If the abuse happened a while ago, staff can help you with emotional support and counselling

It is important to realise that the trauma of an attack will have both short-term and long-term effects on your life. Expert support in examining and dealing with these effects is your right. Contact with others who acknowledge and understand your experience and how it has affected you will break the isolation you may feel.

What can I expect from counselling?

Counselling gives you time and space to explore your feelings. Our aim in counselling is to help you to reach your full potential, so that your experience of sexual violence no longer controls or overwhelms your life, behaviour and choices.

The counsellor is a professional so you do not need to protect her or him from the intensity of your feelings or the details of your trauma, as you might feel you need to do with the family members or friends you confide in.

You can see a counsellor in a Rape Crisis Centre even if you do not report to the police or go for a medical examination. It does not matter how long ago the assault happened.

How long will I be in counselling?

The pace of healing is very individual. It is affected by such things as the duration and intensity of the sexual violence, your relationship to the person who assaulted you, previous traumatic experiences and the degree of support you have outside of the counselling setting. You may be with us for six sessions or 60. People often begin with weekly sessions and then spread out the time between sessions as they become better able to manage on their own.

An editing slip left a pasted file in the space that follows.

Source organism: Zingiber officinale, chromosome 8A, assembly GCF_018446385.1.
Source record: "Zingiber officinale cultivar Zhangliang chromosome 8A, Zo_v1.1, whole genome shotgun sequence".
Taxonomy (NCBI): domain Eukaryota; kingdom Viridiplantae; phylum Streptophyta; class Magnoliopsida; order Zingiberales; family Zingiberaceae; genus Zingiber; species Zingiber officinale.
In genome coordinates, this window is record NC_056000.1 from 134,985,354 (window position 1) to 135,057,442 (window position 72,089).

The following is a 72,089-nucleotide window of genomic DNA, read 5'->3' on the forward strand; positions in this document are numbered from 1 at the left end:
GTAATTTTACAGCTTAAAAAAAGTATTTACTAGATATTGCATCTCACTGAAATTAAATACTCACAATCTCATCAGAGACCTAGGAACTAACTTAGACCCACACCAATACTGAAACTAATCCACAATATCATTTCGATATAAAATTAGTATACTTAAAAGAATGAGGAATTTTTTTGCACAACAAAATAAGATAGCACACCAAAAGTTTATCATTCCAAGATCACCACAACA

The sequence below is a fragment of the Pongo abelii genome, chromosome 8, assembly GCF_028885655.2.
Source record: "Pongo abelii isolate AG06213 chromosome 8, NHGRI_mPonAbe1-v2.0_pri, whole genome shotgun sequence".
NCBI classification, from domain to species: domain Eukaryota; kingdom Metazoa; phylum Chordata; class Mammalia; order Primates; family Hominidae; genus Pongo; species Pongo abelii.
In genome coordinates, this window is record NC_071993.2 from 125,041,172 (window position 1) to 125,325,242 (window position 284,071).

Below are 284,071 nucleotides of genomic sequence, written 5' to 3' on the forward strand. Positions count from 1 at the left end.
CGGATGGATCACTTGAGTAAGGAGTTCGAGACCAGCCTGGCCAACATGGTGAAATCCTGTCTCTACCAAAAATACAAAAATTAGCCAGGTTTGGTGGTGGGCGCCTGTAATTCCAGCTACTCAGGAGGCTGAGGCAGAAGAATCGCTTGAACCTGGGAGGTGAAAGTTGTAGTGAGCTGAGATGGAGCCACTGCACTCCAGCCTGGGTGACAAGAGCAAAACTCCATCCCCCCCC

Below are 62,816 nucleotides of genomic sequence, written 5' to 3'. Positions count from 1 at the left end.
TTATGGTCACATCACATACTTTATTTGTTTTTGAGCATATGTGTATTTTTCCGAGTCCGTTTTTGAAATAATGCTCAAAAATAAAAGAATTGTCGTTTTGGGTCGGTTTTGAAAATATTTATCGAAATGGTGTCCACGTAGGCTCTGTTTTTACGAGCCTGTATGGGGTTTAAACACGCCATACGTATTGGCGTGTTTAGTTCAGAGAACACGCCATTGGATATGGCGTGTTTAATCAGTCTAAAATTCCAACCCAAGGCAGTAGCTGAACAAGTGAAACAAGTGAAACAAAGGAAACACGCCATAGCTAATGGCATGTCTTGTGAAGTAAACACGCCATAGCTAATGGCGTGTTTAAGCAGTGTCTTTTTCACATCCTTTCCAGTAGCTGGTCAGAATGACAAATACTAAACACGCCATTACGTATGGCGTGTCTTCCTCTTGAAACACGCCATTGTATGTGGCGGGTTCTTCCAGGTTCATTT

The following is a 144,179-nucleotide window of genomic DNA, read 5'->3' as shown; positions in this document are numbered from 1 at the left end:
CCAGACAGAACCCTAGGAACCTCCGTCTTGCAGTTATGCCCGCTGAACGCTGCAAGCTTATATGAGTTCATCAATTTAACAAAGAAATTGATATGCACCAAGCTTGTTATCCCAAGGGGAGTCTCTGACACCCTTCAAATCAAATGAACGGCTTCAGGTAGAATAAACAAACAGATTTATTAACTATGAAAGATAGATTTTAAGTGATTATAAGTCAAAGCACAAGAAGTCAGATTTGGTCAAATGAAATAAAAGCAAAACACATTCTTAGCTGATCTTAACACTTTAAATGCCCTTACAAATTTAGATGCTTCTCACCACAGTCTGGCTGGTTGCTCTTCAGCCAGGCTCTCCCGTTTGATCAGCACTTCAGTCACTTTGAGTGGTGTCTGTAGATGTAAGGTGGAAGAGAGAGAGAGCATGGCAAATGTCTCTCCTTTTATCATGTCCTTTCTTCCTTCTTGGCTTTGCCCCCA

Will I see the same counsellor all the time?

Yes. The first time you come to the Rape Crisis Centre, a counsellor will explain how we work. After that introductory session, the counsellor assigned to you will contact you and work with you for as long as you need.

Is there any help for my partner, family or friends who may be upset about what I have told them?

Learning that someone you care for has experienced sexual violence can be quite a shock and may leave a supporter feeling helpless. We have a counsellor who can talk through this with them either on the helpline or face to face. To find out more, go to: Supporting survivors of sexual violence. If your supporter is in contact with the same centre as you, we will not give them any information about your progress or case. We will fully respect your confidentiality.

Will counselling help me to forget?

What counselling hopes to achieve is that the event becomes something which no longer takes over or controls your  day-to-day life. Forgetting sexual violence is not a realistic or even desirable goal of counselling.

You may find that, in the course of counselling, you begin to develop positive aspects of yourself that have lain hidden  or under-developed. Counselling will help you to understand that what you are experiencing is a normal reaction to an abnormal event. This does not in any way minimise the range and intensity of your feelings but reaffirms your normality in the context of what has happened to you.

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